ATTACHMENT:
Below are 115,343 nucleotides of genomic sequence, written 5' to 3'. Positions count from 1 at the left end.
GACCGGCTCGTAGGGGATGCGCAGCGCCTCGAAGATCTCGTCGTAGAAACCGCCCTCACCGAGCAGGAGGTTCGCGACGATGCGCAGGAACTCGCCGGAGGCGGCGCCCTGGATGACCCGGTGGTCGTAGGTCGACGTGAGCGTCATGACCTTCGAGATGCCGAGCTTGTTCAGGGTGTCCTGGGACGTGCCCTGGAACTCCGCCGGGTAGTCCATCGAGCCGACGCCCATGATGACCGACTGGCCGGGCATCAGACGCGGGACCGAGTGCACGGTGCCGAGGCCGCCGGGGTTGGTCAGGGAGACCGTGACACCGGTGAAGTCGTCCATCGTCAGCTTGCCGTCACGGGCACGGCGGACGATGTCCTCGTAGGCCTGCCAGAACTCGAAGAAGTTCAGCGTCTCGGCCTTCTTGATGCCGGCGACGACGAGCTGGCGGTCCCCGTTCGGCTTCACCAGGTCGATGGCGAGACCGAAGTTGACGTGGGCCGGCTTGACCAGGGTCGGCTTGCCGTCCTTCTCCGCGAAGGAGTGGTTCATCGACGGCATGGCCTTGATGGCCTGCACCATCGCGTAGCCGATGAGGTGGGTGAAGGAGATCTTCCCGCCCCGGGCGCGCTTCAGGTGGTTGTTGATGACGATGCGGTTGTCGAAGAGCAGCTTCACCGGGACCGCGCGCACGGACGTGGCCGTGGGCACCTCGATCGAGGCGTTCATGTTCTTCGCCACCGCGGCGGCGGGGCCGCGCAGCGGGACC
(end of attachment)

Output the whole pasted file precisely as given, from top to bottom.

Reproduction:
Below are 115,343 nucleotides of genomic sequence, written 5' to 3'. Positions count from 1 at the left end.
GACCGGCTCGTAGGGGATGCGCAGCGCCTCGAAGATCTCGTCGTAGAAACCGCCCTCACCGAGCAGGAGGTTCGCGACGATGCGCAGGAACTCGCCGGAGGCGGCGCCCTGGATGACCCGGTGGTCGTAGGTCGACGTGAGCGTCATGACCTTCGAGATGCCGAGCTTGTTCAGGGTGTCCTGGGACGTGCCCTGGAACTCCGCCGGGTAGTCCATCGAGCCGACGCCCATGATGACCGACTGGCCGGGCATCAGACGCGGGACCGAGTGCACGGTGCCGAGGCCGCCGGGGTTGGTCAGGGAGACCGTGACACCGGTGAAGTCGTCCATCGTCAGCTTGCCGTCACGGGCACGGCGGACGATGTCCTCGTAGGCCTGCCAGAACTCGAAGAAGTTCAGCGTCTCGGCCTTCTTGATGCCGGCGACGACGAGCTGGCGGTCCCCGTTCGGCTTCACCAGGTCGATGGCGAGACCGAAGTTGACGTGGGCCGGCTTGACCAGGGTCGGCTTGCCGTCCTTCTCCGCGAAGGAGTGGTTCATCGACGGCATGGCCTTGATGGCCTGCACCATCGCGTAGCCGATGAGGTGGGTGAAGGAGATCTTCCCGCCCCGGGCGCGCTTCAGGTGGTTGTTGATGACGATGCGGTTGTCGAAGAGCAGCTTCACCGGGACCGCGCGCACGGACGTGGCCGTGGGCACCTCGATCGAGGCGTTCATGTTCTTCGCCACCGCGGCGGCGGGGCCGCGCAGCGGGACC